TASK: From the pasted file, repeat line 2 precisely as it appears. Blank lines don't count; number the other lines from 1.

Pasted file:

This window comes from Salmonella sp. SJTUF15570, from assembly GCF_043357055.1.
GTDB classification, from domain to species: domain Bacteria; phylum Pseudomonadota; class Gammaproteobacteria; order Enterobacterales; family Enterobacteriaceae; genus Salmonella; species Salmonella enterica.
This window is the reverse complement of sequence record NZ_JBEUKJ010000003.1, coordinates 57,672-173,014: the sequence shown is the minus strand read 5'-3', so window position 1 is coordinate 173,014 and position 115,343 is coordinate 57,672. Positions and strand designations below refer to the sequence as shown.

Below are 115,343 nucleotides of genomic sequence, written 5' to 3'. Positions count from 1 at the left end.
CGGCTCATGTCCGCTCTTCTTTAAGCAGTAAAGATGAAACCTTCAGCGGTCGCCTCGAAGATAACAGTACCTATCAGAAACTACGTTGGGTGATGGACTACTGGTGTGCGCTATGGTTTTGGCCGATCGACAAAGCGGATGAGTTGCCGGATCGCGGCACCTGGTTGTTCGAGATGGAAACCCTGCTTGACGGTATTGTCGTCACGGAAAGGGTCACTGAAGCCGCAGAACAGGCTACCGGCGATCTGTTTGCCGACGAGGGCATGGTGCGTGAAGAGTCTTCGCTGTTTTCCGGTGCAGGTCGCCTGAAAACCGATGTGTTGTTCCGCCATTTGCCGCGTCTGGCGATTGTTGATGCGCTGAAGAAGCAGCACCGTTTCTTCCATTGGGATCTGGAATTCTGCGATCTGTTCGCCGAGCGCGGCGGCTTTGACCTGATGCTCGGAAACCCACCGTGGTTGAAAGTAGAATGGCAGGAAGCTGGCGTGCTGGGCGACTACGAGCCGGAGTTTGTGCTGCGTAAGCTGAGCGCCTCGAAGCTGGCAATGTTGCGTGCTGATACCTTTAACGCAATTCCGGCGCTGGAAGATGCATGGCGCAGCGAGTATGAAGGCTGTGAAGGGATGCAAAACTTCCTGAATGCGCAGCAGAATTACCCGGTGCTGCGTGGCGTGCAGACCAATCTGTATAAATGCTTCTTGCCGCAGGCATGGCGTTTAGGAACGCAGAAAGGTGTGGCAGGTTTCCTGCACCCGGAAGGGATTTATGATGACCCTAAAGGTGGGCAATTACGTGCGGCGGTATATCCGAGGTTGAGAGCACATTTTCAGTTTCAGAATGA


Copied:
GTDB classification, from domain to species: domain Bacteria; phylum Pseudomonadota; class Gammaproteobacteria; order Enterobacterales; family Enterobacteriaceae; genus Salmonella; species Salmonella enterica.